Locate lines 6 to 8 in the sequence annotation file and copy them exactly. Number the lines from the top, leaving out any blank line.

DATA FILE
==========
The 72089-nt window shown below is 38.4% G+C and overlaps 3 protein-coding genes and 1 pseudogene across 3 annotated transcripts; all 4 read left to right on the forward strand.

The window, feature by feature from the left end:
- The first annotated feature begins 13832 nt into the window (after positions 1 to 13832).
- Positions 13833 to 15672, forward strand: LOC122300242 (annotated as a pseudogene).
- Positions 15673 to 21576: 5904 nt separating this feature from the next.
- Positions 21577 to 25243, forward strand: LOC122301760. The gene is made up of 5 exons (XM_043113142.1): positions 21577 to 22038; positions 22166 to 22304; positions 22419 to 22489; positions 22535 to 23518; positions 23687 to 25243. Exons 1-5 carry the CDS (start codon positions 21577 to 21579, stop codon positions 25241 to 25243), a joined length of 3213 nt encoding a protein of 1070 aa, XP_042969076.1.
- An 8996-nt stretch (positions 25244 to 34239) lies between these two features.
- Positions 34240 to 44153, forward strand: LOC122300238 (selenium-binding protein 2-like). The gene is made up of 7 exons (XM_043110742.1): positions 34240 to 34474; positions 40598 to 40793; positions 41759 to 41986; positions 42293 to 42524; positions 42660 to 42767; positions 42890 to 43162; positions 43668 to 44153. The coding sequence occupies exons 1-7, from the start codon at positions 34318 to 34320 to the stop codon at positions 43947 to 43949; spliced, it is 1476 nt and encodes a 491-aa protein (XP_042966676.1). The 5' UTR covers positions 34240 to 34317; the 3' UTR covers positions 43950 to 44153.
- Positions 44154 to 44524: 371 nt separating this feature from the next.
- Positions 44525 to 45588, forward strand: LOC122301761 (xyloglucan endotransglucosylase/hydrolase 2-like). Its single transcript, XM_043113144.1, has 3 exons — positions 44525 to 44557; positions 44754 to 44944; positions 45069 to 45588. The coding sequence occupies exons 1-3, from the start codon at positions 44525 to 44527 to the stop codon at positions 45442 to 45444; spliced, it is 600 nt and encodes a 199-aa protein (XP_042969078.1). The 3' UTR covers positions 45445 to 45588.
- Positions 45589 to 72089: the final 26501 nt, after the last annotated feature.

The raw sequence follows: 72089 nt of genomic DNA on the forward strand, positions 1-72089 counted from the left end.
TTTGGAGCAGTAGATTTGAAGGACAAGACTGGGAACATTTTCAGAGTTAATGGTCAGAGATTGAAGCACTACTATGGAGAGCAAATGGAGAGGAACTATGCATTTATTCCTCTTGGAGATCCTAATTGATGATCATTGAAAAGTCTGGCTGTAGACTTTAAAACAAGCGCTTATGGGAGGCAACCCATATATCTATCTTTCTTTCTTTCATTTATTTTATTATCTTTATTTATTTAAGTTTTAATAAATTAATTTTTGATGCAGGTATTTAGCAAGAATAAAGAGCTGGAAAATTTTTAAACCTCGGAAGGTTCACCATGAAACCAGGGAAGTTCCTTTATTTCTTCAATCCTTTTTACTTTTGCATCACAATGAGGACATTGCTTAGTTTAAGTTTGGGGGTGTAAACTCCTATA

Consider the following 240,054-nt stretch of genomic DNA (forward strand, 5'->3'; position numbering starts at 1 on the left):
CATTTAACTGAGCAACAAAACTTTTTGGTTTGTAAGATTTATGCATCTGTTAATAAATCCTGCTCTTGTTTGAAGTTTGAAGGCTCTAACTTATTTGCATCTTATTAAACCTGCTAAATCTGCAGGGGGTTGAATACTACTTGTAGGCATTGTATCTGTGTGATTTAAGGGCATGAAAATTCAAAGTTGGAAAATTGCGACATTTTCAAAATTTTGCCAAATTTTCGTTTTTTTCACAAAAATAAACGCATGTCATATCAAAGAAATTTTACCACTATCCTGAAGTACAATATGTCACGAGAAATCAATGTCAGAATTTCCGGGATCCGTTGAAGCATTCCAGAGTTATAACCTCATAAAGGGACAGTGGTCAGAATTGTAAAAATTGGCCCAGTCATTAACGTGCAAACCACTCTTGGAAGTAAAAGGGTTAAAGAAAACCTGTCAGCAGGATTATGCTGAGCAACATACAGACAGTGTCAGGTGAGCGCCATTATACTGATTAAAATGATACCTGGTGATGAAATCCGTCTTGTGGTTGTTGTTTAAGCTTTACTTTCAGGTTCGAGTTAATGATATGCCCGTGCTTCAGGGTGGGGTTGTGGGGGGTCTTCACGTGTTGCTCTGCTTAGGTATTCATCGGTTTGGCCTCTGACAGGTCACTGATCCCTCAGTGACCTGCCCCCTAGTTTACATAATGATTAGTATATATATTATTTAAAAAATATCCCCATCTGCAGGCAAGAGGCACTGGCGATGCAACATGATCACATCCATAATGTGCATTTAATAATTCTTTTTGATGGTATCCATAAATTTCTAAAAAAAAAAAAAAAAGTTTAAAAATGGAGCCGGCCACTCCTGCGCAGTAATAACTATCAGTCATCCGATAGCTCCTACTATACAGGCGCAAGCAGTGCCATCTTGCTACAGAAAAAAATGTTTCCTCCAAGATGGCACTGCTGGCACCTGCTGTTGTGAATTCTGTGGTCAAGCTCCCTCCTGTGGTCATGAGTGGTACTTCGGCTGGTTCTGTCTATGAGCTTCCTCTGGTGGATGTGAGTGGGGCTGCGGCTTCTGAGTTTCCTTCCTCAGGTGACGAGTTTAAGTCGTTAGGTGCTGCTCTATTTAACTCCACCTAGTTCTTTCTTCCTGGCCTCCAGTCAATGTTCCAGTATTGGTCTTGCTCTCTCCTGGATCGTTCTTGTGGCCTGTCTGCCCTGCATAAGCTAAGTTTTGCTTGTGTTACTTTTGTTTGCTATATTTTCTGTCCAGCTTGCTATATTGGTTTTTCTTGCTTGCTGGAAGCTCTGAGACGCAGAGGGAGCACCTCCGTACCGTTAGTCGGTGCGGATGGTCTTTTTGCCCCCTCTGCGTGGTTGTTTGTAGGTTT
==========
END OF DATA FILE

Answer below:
- Positions 21577 to 25243, forward strand: LOC122301760. The gene is made up of 5 exons (XM_043113142.1): positions 21577 to 22038; positions 22166 to 22304; positions 22419 to 22489; positions 22535 to 23518; positions 23687 to 25243. Exons 1-5 carry the CDS (start codon positions 21577 to 21579, stop codon positions 25241 to 25243), a joined length of 3213 nt encoding a protein of 1070 aa, XP_042969076.1.
- An 8996-nt stretch (positions 25244 to 34239) lies between these two features.
- Positions 34240 to 44153, forward strand: LOC122300238 (selenium-binding protein 2-like). The gene is made up of 7 exons (XM_043110742.1): positions 34240 to 34474; positions 40598 to 40793; positions 41759 to 41986; positions 42293 to 42524; positions 42660 to 42767; positions 42890 to 43162; positions 43668 to 44153. The coding sequence occupies exons 1-7, from the start codon at positions 34318 to 34320 to the stop codon at positions 43947 to 43949; spliced, it is 1476 nt and encodes a 491-aa protein (XP_042966676.1). The 5' UTR covers positions 34240 to 34317; the 3' UTR covers positions 43950 to 44153.